So this is how we did Akkadian in seven hours:
Session 1: Hammurabi (1792 BC –1750 BC) consolidated Babylonian power. His laws are good reading for beginners since they follow a set structure. The nominal sentence with -ma, verb statives, independent pronoun.
Session 2: Expressing possession with the particle ša, pronominal suffixes, the construct state. Some exercises. We also write cuneiform on clay tablets using extra-large matches somewhere around here.
Session 3: Some books on Akkadian and Ancient Mesopotamia. Triconsonantal roots. Adjectives and nouns.
Session 4: The G stem of strong verbs. Subj-Obj-Ind Obj-Verb.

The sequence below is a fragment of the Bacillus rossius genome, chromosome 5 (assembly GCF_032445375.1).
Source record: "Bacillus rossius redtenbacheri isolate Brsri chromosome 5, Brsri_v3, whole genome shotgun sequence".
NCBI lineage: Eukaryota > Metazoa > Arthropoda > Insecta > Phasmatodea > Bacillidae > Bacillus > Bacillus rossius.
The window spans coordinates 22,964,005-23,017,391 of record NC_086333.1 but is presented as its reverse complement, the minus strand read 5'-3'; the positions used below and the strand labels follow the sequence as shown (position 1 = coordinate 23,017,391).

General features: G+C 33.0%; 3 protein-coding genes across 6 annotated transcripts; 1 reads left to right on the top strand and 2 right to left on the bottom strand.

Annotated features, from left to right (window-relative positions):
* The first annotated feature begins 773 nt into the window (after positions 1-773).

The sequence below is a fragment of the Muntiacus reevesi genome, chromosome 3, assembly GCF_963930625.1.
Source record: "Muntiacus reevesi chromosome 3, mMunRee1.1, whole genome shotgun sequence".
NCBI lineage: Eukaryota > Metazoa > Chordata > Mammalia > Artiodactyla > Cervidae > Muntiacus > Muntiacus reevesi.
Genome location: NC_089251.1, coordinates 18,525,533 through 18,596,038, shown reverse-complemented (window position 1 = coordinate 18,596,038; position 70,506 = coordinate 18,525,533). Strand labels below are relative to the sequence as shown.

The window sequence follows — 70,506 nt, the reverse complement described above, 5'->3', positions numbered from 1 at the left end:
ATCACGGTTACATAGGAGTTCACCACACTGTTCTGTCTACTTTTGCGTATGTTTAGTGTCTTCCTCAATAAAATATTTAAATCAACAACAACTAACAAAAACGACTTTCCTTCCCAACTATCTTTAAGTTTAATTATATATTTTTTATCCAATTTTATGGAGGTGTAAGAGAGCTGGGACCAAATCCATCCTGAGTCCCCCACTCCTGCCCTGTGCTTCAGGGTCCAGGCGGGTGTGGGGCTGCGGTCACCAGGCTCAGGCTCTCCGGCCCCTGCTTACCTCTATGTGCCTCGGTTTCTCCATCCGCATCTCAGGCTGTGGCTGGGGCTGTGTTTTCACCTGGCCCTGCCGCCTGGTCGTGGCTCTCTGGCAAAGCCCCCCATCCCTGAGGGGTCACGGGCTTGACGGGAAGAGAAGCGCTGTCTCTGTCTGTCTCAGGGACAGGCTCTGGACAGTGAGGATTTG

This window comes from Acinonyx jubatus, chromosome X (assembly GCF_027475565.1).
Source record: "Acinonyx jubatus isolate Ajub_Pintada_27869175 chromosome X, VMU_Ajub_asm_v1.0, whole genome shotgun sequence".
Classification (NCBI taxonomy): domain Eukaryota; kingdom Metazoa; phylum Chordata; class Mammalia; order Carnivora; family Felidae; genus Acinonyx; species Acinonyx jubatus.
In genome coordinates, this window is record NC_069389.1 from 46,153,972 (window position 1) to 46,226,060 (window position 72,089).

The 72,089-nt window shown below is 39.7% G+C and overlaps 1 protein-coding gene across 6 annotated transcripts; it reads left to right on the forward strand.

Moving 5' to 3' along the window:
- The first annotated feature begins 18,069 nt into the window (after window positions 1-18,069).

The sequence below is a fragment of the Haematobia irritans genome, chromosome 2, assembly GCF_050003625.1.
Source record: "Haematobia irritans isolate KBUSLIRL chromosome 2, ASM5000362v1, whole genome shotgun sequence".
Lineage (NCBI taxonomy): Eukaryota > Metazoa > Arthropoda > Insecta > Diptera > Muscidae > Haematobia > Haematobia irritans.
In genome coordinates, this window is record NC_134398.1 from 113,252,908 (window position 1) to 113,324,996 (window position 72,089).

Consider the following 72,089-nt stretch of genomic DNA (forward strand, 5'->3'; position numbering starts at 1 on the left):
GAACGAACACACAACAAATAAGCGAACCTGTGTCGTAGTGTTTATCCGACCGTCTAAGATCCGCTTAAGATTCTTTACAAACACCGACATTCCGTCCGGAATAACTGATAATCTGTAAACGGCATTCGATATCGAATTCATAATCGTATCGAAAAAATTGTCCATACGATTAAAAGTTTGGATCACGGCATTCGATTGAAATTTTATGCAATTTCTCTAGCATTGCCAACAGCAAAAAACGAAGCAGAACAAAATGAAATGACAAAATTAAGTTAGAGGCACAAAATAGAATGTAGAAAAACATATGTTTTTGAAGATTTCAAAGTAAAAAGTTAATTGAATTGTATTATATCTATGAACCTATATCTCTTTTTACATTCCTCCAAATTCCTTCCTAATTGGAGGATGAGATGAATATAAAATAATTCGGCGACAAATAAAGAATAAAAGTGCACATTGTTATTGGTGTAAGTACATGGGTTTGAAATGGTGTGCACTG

Session 5: The G D Š and N stems. Weak verbs (verbs with a weak stem consonant).
Session 6: We translate some of the Laws of Hammurabi, like the following:
šumma awīlum īn mār awīlim uhtappid īnšu uhappadū
if a man the eye of the son of a man has blinded his eye they will blind
Session 7: We read some cuneiform Laws of Hammurabi from clay tablets kindly manufactured by Hannah for this very purpose.
Commentary: That was excellent! We were well imnpressed at how our tutor Hannah Johnson had prepared a great variety of materials and used a variety of approaches in putting the subject across, along with being very nice about it all. It turned out to be the first time she had taught Akkadian, so we felt especially honoured."